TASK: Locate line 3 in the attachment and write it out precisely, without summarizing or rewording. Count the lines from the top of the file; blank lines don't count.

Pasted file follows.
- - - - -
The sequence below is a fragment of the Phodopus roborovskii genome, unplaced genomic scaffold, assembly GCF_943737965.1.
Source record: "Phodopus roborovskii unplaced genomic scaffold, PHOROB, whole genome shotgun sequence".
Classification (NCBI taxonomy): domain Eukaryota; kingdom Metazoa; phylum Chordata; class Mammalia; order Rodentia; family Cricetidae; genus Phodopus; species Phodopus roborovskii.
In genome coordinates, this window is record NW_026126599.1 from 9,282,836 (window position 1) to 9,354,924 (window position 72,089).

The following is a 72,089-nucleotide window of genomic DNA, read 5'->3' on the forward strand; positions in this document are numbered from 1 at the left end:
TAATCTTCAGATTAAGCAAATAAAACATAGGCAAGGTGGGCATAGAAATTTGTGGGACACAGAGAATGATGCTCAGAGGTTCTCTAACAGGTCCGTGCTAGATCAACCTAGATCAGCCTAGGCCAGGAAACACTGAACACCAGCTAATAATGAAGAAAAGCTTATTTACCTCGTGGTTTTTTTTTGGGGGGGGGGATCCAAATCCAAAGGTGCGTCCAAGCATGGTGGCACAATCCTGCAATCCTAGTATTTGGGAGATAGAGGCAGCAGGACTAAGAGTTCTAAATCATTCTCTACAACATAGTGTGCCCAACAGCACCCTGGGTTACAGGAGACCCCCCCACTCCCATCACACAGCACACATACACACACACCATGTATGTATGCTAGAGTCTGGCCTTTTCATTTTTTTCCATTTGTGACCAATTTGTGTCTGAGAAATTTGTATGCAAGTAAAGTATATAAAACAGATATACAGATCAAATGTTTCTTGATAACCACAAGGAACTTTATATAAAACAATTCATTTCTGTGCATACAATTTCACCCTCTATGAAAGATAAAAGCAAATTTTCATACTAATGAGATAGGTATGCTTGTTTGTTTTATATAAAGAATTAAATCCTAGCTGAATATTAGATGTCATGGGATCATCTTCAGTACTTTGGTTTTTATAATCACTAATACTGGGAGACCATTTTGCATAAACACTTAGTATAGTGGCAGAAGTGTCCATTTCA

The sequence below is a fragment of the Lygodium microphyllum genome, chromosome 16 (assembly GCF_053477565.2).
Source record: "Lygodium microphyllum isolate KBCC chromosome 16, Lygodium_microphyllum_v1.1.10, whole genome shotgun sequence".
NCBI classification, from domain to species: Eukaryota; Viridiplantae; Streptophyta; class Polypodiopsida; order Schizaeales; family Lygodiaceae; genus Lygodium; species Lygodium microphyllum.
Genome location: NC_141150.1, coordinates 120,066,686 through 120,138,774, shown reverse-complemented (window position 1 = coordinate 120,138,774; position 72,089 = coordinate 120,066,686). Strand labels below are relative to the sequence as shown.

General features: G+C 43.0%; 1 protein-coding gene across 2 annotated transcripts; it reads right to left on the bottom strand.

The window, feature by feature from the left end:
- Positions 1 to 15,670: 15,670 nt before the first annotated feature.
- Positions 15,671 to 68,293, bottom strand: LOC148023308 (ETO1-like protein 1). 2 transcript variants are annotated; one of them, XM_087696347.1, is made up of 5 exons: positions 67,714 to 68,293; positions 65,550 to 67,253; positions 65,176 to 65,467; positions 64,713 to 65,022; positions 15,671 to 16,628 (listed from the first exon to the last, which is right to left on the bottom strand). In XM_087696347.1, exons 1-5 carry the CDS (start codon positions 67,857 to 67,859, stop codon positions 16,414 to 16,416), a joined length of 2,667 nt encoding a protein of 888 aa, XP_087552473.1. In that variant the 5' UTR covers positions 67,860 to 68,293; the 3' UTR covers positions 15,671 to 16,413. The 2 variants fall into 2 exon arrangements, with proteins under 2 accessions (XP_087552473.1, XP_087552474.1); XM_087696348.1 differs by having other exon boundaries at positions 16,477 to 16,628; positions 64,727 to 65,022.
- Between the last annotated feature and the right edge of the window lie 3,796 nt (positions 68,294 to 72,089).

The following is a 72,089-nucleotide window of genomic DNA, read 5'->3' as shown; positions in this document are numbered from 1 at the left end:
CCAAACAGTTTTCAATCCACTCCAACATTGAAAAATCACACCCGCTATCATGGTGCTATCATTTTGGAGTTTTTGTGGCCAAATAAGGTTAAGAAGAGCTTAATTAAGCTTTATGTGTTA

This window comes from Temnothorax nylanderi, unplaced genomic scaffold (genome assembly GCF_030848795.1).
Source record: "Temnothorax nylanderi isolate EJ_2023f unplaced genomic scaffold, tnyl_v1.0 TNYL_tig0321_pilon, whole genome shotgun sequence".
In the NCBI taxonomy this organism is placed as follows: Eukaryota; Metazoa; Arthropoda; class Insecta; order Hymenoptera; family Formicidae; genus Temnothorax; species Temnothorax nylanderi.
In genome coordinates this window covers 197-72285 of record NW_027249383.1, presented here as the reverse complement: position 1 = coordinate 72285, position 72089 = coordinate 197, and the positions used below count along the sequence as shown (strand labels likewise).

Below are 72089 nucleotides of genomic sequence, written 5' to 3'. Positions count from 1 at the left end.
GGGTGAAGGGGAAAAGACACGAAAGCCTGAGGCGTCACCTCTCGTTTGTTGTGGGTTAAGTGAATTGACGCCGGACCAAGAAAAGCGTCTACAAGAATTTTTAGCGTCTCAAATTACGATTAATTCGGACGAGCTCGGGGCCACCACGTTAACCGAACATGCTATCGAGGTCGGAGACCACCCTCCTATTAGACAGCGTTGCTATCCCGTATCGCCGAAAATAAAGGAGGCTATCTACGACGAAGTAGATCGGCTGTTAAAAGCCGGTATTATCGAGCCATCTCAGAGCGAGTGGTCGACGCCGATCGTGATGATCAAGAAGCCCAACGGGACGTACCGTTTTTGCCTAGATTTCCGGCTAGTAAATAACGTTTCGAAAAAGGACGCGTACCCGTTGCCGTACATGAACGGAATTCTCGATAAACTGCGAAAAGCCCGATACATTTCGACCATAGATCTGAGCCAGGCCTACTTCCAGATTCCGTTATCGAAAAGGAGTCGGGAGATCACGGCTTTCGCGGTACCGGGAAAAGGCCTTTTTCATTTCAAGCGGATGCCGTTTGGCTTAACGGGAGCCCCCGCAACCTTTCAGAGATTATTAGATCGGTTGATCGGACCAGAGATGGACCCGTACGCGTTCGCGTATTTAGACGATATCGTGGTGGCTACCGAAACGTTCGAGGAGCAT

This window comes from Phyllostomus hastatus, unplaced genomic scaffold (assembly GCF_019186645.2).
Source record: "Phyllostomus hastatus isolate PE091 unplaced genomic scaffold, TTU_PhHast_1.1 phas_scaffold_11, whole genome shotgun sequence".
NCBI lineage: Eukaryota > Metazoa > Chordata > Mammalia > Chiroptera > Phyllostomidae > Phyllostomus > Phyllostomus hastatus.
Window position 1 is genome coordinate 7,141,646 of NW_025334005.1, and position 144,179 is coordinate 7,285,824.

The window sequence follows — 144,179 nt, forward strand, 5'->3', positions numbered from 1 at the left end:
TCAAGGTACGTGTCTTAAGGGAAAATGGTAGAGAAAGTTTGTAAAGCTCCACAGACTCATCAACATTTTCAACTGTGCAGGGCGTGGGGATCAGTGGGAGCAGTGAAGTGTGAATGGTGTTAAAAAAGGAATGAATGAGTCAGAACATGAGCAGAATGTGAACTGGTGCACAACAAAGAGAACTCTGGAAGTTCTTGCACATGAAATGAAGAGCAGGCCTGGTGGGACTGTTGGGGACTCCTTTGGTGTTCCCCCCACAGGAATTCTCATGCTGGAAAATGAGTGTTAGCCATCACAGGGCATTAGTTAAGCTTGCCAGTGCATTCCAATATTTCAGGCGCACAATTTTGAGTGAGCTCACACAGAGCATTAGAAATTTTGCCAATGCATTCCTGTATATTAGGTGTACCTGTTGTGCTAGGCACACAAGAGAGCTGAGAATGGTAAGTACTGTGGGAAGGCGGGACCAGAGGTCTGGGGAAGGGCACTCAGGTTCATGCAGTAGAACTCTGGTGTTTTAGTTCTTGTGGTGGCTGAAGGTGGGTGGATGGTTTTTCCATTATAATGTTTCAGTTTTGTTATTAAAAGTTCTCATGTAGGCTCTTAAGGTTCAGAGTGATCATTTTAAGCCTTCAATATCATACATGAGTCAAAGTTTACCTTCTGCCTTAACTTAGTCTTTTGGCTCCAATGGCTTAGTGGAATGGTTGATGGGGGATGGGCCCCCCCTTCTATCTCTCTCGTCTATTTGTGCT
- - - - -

Classification (NCBI taxonomy): domain Eukaryota; kingdom Metazoa; phylum Chordata; class Mammalia; order Rodentia; family Cricetidae; genus Phodopus; species Phodopus roborovskii.